New momentum in Taiwan?

At the time of the interview, the Taiwan presidential elections had just concluded and the self-professed “pragmatic worker for Taiwan independence” William Lai was elected, and various parties began worrying about the rapid escalation of cross-strait tensions and even military conflict. But Chan instead noticed that, compared with the past, both sides of the Taiwan Strait had a more measured response before and after the Taiwan elections this time. 

She observed that before the countdown to 2024, mainland Chinese state media aired a clip of celebrities from both sides of the Taiwan Strait singing together the Taiwanese pop song Tomorrow will be Better. In the video, Taiwanese singers talked about “people on both sides of the Taiwan Strait being one family” (两岸一家亲), while mainland Chinese singers highlighted the unique features of their respective hometowns, such as the sea in Qingdao and Sichuan’s hotpots.     

Chan said, “That’s a softer approach than just shooting missiles across.”

“I think China understands and learned from the last elections. If it is too heavy in its approach, the pressure is too strong. The Taiwanese will just react the other way." she added.

Regarding the South Pacific island nation of Nauru's announcement that it would sever diplomatic ties with Taiwan less than 48 hours after Taiwan's election, Chan believes that Taiwan will continue to face similar pressures from the mainland, but Beijing's future actions remain to be seen.

Chan thinks that Lai’s mention of the “constitutional order of the Republic of China” is significant...

Taiwan's President-elect Lai Ching-te (left) and his running mate Hsiao Bi-khim attend a rally outside the headquarters of the Democratic Progressive Party (DPP) in Taipei, Taiwan on 13 January 2024, after winning the presidential election. (Alastair Pike/AFP)
Taiwan's President-elect Lai Ching-te (left) and his running mate Hsiao Bi-khim attend a rally outside the headquarters of the Democratic Progressive Party (DPP) in Taipei, Taiwan, on 13 January 2024, after winning the presidential election. (Alastair Pike/AFP)

Numerous Western media also claimed that Beijing is upset with the outcome of the Taiwan elections, Chan disagreed and believes that the mainland must have already collected opinion polls and intelligence. “Would they be surprised by the results? No, I doubt it,” she surmised.

Although Lai from the Democratic Progressive Party (DPP) won the elections, he only received 40% of the votes and also lost the legislative majority. Chan predicts that a new dynamic is forming in Taiwan’s political arena. She also observed that Lai has made it clear in a press conference after his victory that it is his “important responsibility, as president, to maintain peace and stability in the Taiwan Strait”. He pledged to “act in accordance with the constitutional order of the Republic of China, in a manner that is balanced and that maintains the cross-strait status quo”.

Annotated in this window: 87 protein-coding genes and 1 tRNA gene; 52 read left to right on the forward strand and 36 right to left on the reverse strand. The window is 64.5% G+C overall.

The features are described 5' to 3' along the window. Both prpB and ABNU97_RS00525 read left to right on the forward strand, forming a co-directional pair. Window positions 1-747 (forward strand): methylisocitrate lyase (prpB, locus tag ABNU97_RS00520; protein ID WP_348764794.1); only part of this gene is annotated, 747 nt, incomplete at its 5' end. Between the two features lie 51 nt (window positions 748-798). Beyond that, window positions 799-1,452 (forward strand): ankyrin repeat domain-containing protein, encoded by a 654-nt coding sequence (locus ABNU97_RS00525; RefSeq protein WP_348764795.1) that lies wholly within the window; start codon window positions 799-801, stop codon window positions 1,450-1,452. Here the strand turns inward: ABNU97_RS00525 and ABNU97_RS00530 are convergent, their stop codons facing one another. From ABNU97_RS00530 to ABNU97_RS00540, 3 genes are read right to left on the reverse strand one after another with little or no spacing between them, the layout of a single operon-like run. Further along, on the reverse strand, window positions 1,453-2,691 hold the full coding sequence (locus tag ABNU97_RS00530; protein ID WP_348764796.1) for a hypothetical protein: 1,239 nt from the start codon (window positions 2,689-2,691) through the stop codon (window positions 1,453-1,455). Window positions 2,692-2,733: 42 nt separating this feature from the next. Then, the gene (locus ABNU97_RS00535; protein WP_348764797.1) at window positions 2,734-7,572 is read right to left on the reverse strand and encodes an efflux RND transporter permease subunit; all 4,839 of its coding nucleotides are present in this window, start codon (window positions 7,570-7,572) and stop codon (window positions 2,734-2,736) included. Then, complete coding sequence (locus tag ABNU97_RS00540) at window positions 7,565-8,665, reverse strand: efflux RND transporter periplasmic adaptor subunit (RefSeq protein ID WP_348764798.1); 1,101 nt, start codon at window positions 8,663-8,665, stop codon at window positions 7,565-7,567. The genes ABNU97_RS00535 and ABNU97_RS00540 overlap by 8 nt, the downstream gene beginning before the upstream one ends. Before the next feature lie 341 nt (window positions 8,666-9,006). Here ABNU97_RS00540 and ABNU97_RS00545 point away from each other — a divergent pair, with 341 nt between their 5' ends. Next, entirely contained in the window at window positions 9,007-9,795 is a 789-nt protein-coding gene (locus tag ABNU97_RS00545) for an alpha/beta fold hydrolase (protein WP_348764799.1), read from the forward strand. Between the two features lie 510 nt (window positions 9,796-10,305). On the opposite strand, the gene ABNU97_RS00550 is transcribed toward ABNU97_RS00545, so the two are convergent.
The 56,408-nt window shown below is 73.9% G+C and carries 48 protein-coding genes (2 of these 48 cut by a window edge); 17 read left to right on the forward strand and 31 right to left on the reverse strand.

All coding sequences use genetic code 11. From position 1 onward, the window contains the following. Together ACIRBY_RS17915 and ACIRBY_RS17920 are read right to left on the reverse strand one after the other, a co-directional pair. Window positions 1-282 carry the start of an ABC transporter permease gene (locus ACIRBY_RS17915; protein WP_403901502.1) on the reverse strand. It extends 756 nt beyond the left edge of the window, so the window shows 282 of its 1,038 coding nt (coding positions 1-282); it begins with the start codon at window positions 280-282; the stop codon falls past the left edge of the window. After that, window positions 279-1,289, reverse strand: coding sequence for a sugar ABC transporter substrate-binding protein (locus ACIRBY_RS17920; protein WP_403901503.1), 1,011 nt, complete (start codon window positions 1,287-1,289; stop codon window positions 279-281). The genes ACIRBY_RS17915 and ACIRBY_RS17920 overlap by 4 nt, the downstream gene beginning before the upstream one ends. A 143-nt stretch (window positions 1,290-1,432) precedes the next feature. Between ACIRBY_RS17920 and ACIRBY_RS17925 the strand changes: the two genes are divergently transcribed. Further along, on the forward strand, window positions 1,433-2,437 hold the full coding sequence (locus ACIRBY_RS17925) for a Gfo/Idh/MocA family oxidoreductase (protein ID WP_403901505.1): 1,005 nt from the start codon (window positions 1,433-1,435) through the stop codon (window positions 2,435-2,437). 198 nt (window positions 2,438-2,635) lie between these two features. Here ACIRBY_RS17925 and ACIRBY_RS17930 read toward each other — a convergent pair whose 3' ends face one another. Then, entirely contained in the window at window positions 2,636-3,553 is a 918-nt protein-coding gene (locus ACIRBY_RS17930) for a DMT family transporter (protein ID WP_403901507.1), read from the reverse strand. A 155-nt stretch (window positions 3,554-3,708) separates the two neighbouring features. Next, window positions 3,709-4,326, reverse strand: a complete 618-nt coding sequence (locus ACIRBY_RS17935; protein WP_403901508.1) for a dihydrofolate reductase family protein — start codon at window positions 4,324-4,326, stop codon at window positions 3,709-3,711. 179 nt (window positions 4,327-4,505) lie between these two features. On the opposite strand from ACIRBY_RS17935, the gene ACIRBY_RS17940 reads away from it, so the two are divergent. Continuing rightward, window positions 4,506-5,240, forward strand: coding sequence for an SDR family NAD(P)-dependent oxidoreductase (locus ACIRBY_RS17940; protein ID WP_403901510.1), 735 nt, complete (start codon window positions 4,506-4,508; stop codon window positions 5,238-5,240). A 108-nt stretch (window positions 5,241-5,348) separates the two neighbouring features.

Chan thinks that Lai’s mention of the “constitutional order of the Republic of China” is significant, especially since the on-site English translation initially mistranslated it as “democratic and free constitutional order”, and subsequently corrected to emphasise “Republic of China”, which further shows that the DPP or Lai’s team want this position to be noticed.

As to what will happen in the coming months, Chan thinks that we must wait and see what the run up to the inauguration would be like as well as Lai’s inauguration speech on 20 May. 

"... there’s an attitude about technology: it is ‘ours’... And technology is seen to be the decider... the most advanced technology will decide who wins the economic game and the defence military game." — Ambassador Chan

US will not play the Taiwan card

Since 2021, Taiwan has been described as the “most dangerous place on earth”. Some mainland Chinese observers have also speculated that the US is not only using Taiwan to contain the mainland, but even adopting the long-term strategy of “inducing war” in an attempt to induce a Taiwan Strait conflict to hinder the mainland’s rise.

Chan Heng Chee sits down for an interview with Han Yong Hong. (SPH Media)
Ambassador Chan Heng Chee sits down for an interview with Lianhe Zaobao associate editor Han Yong Hong. (SPH Media)

When I asked her about this speculation, Chan, who was stationed in the US for 16 years and has a deep understanding of the country, responded that if the US wants to slow down or block China’s rise, it will use the technology field and not Taiwan.